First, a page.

Chris Chinea was right – that faceguard didn’t bother him a bit. And, now, the main event can begin.

Sporting a guard for his stitched-up chin, Chinea slammed a solo home run over the left-center field wall in his third at-bat since taking a fastball off the chin, and LSU beat Tulane 6-0 on Tuesday night at Alex Box Stadium in the opening act to a three-game showdown with Texas A&M later this week.

The Tigers, 35-6 and the consensus No. 1 team in the nation, used nine pitchers to one-hit the Green Wave (24-16), and LSU had a four-run seventh inning to break open a tight game and turn everyone’s eyes to the three-game series against No. 2 Texas A&M (36-5).

LSU and the Aggies meet Thursday-Saturday at Alex Box Stadium in a highly anticipated duel between a pair of team atop the Southeastern Conference standings. Coach Paul Mainieri’s team makes its season debut on national television in the first No. 1-versus-No. 2 clash in Baton Rouge in at least a decade. Thursday’s game is set for ESPNU and Saturday’s finale for ESPN.

Jared Poché will start Thursday, and freshman Alex Lange will start Friday as Mainieri swaps the two to give Lange more rest. Both pitched in a doubleheader on Saturday at Georgia.

Before thinking about A&M, the Tigers had to fend off Tulane.

“I’ve got to be honest with you, I was a little worried that they were looking beyond tonight,” Mainieri said. “We came out today and had a really good batting practice and a pretty good infield and outfield. Once I saw that ... I thought the focus was going to be there. Last night, I slept a little uneasy worrying about it.”

Chinea went 2-for-3 in the first game back from being pegged in the chin and mouth area with a 93-mph fastball in a game at Georgia on Saturday. He had an infield single in his first at-bat before launching that leadoff homer in the seventh inning, sparking LSU to three more runs — most off Tulane reliever Tim Yandel.

The biggest midweek crowd of the season gave Chinea a smattering of applause as he stepped into the batter’s box sporting that faceguard to protect the wound. Chinea received four stitches to his chin, suffered a sore jaw and busted and swollen lip.

“Can’t get tentative out there,” Chinea said. “Got hit in the face but you gotta come back. Got the faceguard. Got to stick your nose in there.”

He wore a bandage over the stitches, which are expected to be removed later this week. It didn’t seem to affect him in the field either. Chinea picked a couple of low throws and made a nice snag of a hard shot down the first base line.

“He’s got an iron jaw, that kid,” Mainieri said.

Austin Bain got a two-inning tuneup for his start against A&M on Saturday and picked up the first win of his LSU career. He allowed the only hit of the game: a blooping single from John Gandolfo in the second inning.

Kyle Bouman, Jake Godfrey and Alden Cartwright retired every batter they faced in a combined 3.2 innings, and Russell Reynolds and Doug Norman each pitched a scoreless inning while Zac Person and Jesse Stallings retired three of four in the ninth.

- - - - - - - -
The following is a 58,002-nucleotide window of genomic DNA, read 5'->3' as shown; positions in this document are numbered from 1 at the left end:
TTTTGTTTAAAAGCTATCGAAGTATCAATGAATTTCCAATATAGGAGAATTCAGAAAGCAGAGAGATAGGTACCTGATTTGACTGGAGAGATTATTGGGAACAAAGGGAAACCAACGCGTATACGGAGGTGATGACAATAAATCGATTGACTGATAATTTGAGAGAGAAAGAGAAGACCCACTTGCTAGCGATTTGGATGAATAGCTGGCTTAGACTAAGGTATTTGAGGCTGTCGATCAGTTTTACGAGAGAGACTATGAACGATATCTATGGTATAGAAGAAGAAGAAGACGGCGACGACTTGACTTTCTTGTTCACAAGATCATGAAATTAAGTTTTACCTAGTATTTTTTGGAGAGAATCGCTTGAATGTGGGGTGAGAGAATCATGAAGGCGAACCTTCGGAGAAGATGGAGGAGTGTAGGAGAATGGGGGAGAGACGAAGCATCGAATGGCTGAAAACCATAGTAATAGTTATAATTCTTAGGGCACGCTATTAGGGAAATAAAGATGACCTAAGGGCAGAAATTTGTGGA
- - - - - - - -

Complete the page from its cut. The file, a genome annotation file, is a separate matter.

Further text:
The only tense moment came with Doug Norman on the bump. Norman walked his first batter on four pitches to open the seventh inning before retiring the final three.

“It’s amazing,” Godfrey said of the nine LSU pitchers combining for a one-hitter.

It wasn’t all good Tuesday for the Tigers.

Catcher Kade Scivicque’s 23-game hitting streak ended, and shortstop Alex Bregman had an error for the third straight game — a first in his LSU career and a stunning development for a player who went 31 straight games without an error before the series against Auburn a week and a half ago.

He made an error in each of the two games Saturday against Georgia — both of the fielding kind. He threw high to first on a play Tuesday night in the third inning.

Tulane pitcher Patrick Duester kept the Green Wave in it through the first five innings, allowing just four hits and one earned run through the 74-pitch stay on the mound. At one point, 12 straight LSU batters went hitless before Jared Foster blooped a one-out single in the fifth.

Either way, Duester’s performance was much better than a 3.1-inning, five hit, four-run start in LSU’s 13-7 win at Tulane in March.

“I thought Patrick (Duester) really settled in and started using his changeup more and got LSU off stride a bit,” Tulane coach David Pierce said. “We just have to avoid the four-run inning. If we avoid that, we give ourselves a chance to win.”

LSU pitchers rolled through the Green Wave’s lineup in a multi-arm outing similar to the on LSU pitchers had in a 27-0 win over Northwestern State last season. Five Tigers hurlers threw a no-hitter in that game.

In this one, eight relievers allowed just four base runners over the final seven innings — one of those via an error — after Bain’s outing.

Bain threw 29 pitches in his two innings on the mound. He got the starting nod against the Green Wave after missing his start in the series finale at Georgia — a game that was rained out.

“I felt like I did good. I was locating my fastball and changeup, and my curveball was up and I gave up that hit,” Bain said.

And now LSU can look to the big show — a three-game set that is completely sold out aside from standing room-only tickets.

“I’ve heard from veterans that have been to super regionals,” Conner Hale said. “They say it’s going to be like that. It’s going to be crazy. I know that for sure.”

Follow Ross Dellenger on Twitter: @DellengerAdv.